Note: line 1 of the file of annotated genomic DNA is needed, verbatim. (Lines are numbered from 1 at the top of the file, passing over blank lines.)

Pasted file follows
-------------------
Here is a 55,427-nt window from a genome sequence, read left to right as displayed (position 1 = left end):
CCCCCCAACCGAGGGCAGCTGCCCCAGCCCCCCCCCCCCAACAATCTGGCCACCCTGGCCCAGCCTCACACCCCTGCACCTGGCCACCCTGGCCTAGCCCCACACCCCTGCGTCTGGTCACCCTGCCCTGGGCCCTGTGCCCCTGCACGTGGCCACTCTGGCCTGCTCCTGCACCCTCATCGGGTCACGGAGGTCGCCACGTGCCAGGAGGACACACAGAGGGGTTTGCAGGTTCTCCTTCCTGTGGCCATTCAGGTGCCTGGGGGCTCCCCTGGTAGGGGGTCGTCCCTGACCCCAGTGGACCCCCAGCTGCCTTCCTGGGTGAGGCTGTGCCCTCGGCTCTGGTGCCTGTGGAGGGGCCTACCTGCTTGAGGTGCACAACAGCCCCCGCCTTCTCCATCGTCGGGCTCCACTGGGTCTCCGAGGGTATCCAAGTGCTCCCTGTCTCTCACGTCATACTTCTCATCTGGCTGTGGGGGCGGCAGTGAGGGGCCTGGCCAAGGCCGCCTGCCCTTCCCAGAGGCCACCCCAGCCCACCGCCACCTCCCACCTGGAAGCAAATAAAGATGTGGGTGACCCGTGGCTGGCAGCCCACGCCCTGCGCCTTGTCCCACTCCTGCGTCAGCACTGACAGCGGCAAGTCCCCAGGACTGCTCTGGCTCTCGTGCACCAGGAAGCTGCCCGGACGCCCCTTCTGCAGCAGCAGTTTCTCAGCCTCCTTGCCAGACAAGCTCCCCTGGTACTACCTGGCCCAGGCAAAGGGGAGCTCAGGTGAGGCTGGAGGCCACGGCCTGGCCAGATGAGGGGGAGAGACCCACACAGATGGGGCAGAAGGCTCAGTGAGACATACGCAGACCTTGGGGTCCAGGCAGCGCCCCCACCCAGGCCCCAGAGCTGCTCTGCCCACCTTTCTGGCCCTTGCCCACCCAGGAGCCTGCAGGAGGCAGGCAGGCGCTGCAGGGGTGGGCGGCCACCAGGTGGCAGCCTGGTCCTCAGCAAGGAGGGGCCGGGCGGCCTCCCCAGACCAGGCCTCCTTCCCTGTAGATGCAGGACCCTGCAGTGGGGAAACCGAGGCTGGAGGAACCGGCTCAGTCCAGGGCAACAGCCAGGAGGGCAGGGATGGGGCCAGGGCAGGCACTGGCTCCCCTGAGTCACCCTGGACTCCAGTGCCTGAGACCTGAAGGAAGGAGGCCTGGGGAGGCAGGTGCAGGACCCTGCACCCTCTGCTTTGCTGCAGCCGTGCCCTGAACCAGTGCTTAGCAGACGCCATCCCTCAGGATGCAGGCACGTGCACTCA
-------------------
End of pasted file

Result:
Here is a 55,427-nt window from a genome sequence, read left to right as displayed (position 1 = left end):